Greenville, NC (PressExposure) November 08, 2011 -- W. Randolph Chitwood Jr., M.D., director of The East Carolina Heart Institute, has received Russia's highest recognition for cardiovascular surgical achievement - the Bakoulev Premium Medal. The award makes Chitwood the second American in history to receive the honor.
Chitwood received this medal from the Russian Academy of Medical Sciences and the Bakoulev Scientific Center for Cardiovascular Surgery for his groundbreaking work in minimally invasive cardiac procedures, especially those that include use of robotics. He currently leads the cardiovascular team that has performed the most robotic mitral valve repair procedures in the world. To date, they have performed approximately 700 surgeries using this method. To date, they have performed over 2,500 operations using minimally invasive methods.
"It's an honor to receive this recognition for an important scientific achievement that is also integral to good patient care," Chitwood said. "Ten years ago, no one in medicine believed we could robotically repair mitral valves - they thought I was a heretic. Today, however, more people are starting to do it because they realize it does improve patient care and patient safety."
Chitwood received the award in Moscow on Oct. 12, the 55th anniversary of the Bakoulev Center. Other recipients were Alain Carpentier (France) for pioneering cardiac valve surgery, Vincent Dor (Monaco) for developing methods to remodel destroyed heart muscle, and Adib Jatene (Brazil) for being the first to correct congenitally switched major heart vessels in babies. The widow of former Russian President Boris Yeltsin received an honorary award for her support of the Bakoulev Center.
At the ceremony, each award recipient planted a tree to be a lasting physical reminder of his/her achievements in cardiac surgery. Chitwood said he felt as though he were "standing in the shadows of giants" in his field.
Steve Lawler, president of Pitt County Memorial Hospital, said Dr. Chitwood has dedicated his life to advancements in innovation, teaching and education, and care.
"Dr. Chitwood's legacy includes a pathway of lives changed." Lawler said, "The lives of patients, families, colleagues and those involved in the art of health care have all benefited from his vision and commitment to excellence."
Dr. Paul Cunningham, dean of the Brody School of Medicine at East Carolina University, said the award is a well-deserved recognition for a pioneer and visionary surgeon.
"Dr. Chitwood is recognized for his lifetime of achievement, right here in Greenville, and is in the company of other world leaders," Cunningham said. "This is quite remarkable."
The Heart Institute is a collaboration between Pitt County Memorial Hospital (PCMH) and East Carolina University (ECU). The hospital is the inpatient care facility; ECU houses the outpatient education and research facility. PCMH has been an international leader in performing robotic mitral valve repairs for the past decade. In May 2000, Chitwood performed North America's first robot-assisted total mitral valve repair at PCMH and was also the first to do so using a videoscopic technique.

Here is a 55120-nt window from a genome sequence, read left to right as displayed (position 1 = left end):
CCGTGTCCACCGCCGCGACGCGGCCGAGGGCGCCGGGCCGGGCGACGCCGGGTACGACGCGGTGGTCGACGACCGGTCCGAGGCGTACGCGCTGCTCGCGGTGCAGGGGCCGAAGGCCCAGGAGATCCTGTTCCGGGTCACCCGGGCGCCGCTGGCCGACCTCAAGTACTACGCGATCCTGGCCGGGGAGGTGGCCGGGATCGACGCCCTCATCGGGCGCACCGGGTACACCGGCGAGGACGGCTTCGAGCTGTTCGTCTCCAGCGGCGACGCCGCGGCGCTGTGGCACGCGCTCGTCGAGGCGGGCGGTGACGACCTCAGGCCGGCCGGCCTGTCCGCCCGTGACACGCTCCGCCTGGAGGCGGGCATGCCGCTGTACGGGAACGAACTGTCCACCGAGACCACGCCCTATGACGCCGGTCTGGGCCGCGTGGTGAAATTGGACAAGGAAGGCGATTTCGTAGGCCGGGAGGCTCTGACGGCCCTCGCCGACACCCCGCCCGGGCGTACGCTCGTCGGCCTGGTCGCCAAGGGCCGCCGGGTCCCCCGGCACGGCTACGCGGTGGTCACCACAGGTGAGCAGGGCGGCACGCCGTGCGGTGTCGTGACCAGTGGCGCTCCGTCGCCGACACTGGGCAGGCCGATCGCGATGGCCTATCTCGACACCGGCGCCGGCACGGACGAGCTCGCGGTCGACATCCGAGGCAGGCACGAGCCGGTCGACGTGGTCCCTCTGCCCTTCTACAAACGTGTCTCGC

Instead of a large mid-chest incision, the robotic method makes a smaller, 2-inch incision on the side of the chest and uses endoscopic instruments to repair the malfunctioning valve. The efficacy of this minimally invasive procedure, he said, equals that of the conventional open-heart method. It also decreases recovery time and limits the cosmetic impact on the patient.
According to Chitwood, he and his team have trained surgeons from Japan, Taiwan, China, and India for a week before accompanying them back home and guiding them through the first time they perform the surgery.
Chitwood said that although the Bakoulev medal bears his name, it really highlights the Heart Institute's expertise with robotic cardiac surgery, will increase the number of surgeons nationwide who adopt the procedure, and has turned North Carolina into a cardiac care destination. Currently, more than half of his robotic mitral valve repair patients come from out-of-state.
"This award is a sign of arrival for robotic mitral valve surgery. It's gone from 'this isn't going to work' to 'this is the new standard of care,'" Chitwood said. "The East Carolina Heart Institute is known internationally for its vibrant training program with robotic heart surgery both for practicing surgeons and residents. Physicians across the country talk about us."